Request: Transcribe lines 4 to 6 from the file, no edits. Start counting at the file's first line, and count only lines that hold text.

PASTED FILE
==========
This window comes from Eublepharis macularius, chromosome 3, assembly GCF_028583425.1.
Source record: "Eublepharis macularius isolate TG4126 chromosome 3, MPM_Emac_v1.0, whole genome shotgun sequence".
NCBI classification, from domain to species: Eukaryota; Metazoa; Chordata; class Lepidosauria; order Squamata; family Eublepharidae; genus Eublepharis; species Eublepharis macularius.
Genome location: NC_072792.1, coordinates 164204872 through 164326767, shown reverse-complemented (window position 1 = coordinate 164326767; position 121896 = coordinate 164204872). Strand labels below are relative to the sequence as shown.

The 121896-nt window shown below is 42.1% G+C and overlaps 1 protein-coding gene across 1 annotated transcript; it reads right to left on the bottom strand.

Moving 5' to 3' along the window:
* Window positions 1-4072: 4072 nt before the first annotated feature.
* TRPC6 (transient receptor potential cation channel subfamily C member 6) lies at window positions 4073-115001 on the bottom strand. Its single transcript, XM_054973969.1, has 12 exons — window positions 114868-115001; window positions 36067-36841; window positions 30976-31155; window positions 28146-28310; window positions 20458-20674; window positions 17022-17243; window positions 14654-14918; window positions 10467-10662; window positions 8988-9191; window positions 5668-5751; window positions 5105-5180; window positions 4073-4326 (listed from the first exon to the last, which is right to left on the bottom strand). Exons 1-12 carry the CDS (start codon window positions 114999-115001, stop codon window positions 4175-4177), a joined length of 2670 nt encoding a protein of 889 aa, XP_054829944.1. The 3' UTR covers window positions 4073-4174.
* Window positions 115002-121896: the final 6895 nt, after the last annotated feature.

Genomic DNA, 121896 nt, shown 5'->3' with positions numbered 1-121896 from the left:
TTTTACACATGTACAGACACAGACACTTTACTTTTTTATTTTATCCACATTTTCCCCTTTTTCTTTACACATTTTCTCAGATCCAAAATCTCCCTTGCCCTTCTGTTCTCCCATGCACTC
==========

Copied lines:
Genome location: NC_072792.1, coordinates 164204872 through 164326767, shown reverse-complemented (window position 1 = coordinate 164326767; position 121896 = coordinate 164204872). Strand labels below are relative to the sequence as shown.

The 121896-nt window shown below is 42.1% G+C and overlaps 1 protein-coding gene across 1 annotated transcript; it reads right to left on the bottom strand.

Moving 5' to 3' along the window: